"I've been training the triple Axel well, and it felt really good coming here," Steenberg said. "I am really happy with how I skated."
Veteran Derrick Delmore racked up 63.82 points for his sophisticated and energetic take on "Malaguena." From the outset, it was clear he was on a mission.
Delmore opened with a solid triple Axel, and went on to do a delayed triple Lutz from footwork and triple flip-double toe combo. His footwork was exciting, and he drew "oohs and aahs" from the crowd with his turbo-boosted sit spin, in a position highly reminiscent of that of six-time U.S. champion Todd Eldredge.
"Things seem to have really come together these past few years; I've been able to put a lot of things in perspective," said Delmore, who at age 28 is vying to qualify for his 18th U.S. Championships.
Parker Pennington earned third-place honors and a score of 63.42 for his enticing interpretation of "Flamenco a Go Go." Like the other top finishers, he reeled off difficult maneuvers with strength, confidence and ease, including triple flip-triple toe, triple Lutz and some great spins. He did, however, fall on the landing of his triple Axel.
"I was happy with how I did, but obviously wished I had done the triple Axel," Pennington said. "Still, I felt good out there.
"I've really been working on executing the elements while at the same time developing the character of the music. It's been a cool thing to learn to do this."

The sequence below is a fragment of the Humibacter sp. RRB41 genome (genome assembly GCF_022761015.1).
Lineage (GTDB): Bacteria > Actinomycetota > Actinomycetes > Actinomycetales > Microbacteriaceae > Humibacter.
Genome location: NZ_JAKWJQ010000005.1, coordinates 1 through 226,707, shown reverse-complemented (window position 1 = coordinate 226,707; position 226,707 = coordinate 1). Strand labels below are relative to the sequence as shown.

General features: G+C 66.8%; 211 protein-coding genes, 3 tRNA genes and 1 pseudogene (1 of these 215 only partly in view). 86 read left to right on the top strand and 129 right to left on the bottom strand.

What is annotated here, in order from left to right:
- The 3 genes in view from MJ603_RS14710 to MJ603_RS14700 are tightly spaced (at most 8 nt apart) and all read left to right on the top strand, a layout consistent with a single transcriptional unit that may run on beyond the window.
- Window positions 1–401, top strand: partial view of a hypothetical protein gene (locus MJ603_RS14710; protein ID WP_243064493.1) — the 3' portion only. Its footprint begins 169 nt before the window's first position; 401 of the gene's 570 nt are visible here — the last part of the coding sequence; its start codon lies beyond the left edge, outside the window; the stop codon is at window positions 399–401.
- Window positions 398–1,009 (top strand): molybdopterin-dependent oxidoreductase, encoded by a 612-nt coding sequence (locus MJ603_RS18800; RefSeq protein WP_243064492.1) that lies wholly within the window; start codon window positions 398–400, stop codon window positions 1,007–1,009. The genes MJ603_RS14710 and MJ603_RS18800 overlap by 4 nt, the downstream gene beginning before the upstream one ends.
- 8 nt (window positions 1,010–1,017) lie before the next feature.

Shaun Rogers placed fourth with a score of 62.89 for his high-octane program to "The Battle on the Ice." He wowed the crowd with his opening quad toe-triple toe. Although he touched down on the landing of the former jump, he had great height and length on this element.
Rogers also executed a whopping triple Axel, some good footwork and a great death drop. Although he doubled a planned triple flip, the overall quality of his program was excellent. (By Liz Leamy, special to icenetwork.com)
Farrell and Fishpaw Glide to Lead
When Clare Farrell (St. Louis SC) and Charles Fishpaw (University of Delaware FSC) took the ice for their Irish folk original dance, they breathed a huge sigh of relief.
"I broke my thumb two weeks ago, and we thought we would have to come here and just stand still as the music played," Farrell said.
In the 2008 U.S. Championships -- as long as they showed up.
"We had a fall, and she ended up on the worst end," Fishpaw said. "We were going in to a footwork sequence, I caught an edge, and we bumped feet. I'm so happy we were able to come here and skate."